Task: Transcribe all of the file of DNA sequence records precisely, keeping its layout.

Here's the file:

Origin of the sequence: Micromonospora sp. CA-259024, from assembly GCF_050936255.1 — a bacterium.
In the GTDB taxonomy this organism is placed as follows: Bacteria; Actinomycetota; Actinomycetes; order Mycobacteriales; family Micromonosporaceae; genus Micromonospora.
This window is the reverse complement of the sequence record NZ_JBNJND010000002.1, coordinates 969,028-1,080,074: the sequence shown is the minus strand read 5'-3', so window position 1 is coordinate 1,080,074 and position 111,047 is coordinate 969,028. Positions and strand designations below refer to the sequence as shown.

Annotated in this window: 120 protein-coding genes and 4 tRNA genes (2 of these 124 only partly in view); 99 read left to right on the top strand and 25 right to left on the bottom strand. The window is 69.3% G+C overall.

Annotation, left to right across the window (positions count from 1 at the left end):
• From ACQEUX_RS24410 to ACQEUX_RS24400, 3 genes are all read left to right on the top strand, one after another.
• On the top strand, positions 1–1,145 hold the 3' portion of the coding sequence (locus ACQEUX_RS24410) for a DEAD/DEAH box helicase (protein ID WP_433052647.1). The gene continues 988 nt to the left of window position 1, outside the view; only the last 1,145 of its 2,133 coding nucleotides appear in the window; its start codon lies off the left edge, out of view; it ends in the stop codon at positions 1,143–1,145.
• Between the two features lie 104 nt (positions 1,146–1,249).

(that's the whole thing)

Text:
Origin of the sequence: Micromonospora sp. CA-259024, from assembly GCF_050936255.1 — a bacterium.
In the GTDB taxonomy this organism is placed as follows: Bacteria; Actinomycetota; Actinomycetes; order Mycobacteriales; family Micromonosporaceae; genus Micromonospora.
This window is the reverse complement of the sequence record NZ_JBNJND010000002.1, coordinates 969,028-1,080,074: the sequence shown is the minus strand read 5'-3', so window position 1 is coordinate 1,080,074 and position 111,047 is coordinate 969,028. Positions and strand designations below refer to the sequence as shown.

Annotated in this window: 120 protein-coding genes and 4 tRNA genes (2 of these 124 only partly in view); 99 read left to right on the top strand and 25 right to left on the bottom strand. The window is 69.3% G+C overall.

Annotation, left to right across the window (positions count from 1 at the left end):
• From ACQEUX_RS24410 to ACQEUX_RS24400, 3 genes are all read left to right on the top strand, one after another.
• On the top strand, positions 1–1,145 hold the 3' portion of the coding sequence (locus ACQEUX_RS24410) for a DEAD/DEAH box helicase (protein ID WP_433052647.1). The gene continues 988 nt to the left of window position 1, outside the view; only the last 1,145 of its 2,133 coding nucleotides appear in the window; its start codon lies off the left edge, out of view; it ends in the stop codon at positions 1,143–1,145.
• Between the two features lie 104 nt (positions 1,146–1,249).